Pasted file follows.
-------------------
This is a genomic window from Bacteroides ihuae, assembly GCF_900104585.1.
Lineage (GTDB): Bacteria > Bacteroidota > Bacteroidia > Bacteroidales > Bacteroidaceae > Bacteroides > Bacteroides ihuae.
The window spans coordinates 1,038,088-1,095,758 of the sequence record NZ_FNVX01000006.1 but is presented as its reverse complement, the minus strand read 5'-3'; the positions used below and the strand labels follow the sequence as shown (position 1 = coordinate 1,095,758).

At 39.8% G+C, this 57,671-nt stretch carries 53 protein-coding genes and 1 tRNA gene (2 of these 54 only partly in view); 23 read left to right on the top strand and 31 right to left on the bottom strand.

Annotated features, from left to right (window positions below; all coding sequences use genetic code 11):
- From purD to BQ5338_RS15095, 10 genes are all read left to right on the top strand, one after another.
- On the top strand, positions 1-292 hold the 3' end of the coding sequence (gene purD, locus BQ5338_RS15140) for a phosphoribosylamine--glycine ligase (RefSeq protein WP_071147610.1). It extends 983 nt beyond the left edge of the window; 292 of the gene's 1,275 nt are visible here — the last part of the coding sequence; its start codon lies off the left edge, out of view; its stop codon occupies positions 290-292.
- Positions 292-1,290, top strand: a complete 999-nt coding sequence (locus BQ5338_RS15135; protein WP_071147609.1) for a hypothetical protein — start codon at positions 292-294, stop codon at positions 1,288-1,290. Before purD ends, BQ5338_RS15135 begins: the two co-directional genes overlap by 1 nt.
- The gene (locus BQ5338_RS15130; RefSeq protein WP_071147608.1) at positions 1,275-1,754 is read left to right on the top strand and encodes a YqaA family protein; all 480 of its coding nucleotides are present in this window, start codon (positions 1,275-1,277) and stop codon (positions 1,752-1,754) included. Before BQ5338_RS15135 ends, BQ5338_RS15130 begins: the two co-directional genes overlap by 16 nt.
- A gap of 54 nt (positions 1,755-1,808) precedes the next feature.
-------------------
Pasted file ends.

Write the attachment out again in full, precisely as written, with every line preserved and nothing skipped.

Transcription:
This is a genomic window from Bacteroides ihuae, assembly GCF_900104585.1.
Lineage (GTDB): Bacteria > Bacteroidota > Bacteroidia > Bacteroidales > Bacteroidaceae > Bacteroides > Bacteroides ihuae.
The window spans coordinates 1,038,088-1,095,758 of the sequence record NZ_FNVX01000006.1 but is presented as its reverse complement, the minus strand read 5'-3'; the positions used below and the strand labels follow the sequence as shown (position 1 = coordinate 1,095,758).

At 39.8% G+C, this 57,671-nt stretch carries 53 protein-coding genes and 1 tRNA gene (2 of these 54 only partly in view); 23 read left to right on the top strand and 31 right to left on the bottom strand.

Annotated features, from left to right (window positions below; all coding sequences use genetic code 11):
- From purD to BQ5338_RS15095, 10 genes are all read left to right on the top strand, one after another.
- On the top strand, positions 1-292 hold the 3' end of the coding sequence (gene purD, locus BQ5338_RS15140) for a phosphoribosylamine--glycine ligase (RefSeq protein WP_071147610.1). It extends 983 nt beyond the left edge of the window; 292 of the gene's 1,275 nt are visible here — the last part of the coding sequence; its start codon lies off the left edge, out of view; its stop codon occupies positions 290-292.
- Positions 292-1,290, top strand: a complete 999-nt coding sequence (locus BQ5338_RS15135; protein WP_071147609.1) for a hypothetical protein — start codon at positions 292-294, stop codon at positions 1,288-1,290. Before purD ends, BQ5338_RS15135 begins: the two co-directional genes overlap by 1 nt.
- The gene (locus BQ5338_RS15130; RefSeq protein WP_071147608.1) at positions 1,275-1,754 is read left to right on the top strand and encodes a YqaA family protein; all 480 of its coding nucleotides are present in this window, start codon (positions 1,275-1,277) and stop codon (positions 1,752-1,754) included. Before BQ5338_RS15135 ends, BQ5338_RS15130 begins: the two co-directional genes overlap by 16 nt.
- A gap of 54 nt (positions 1,755-1,808) precedes the next feature.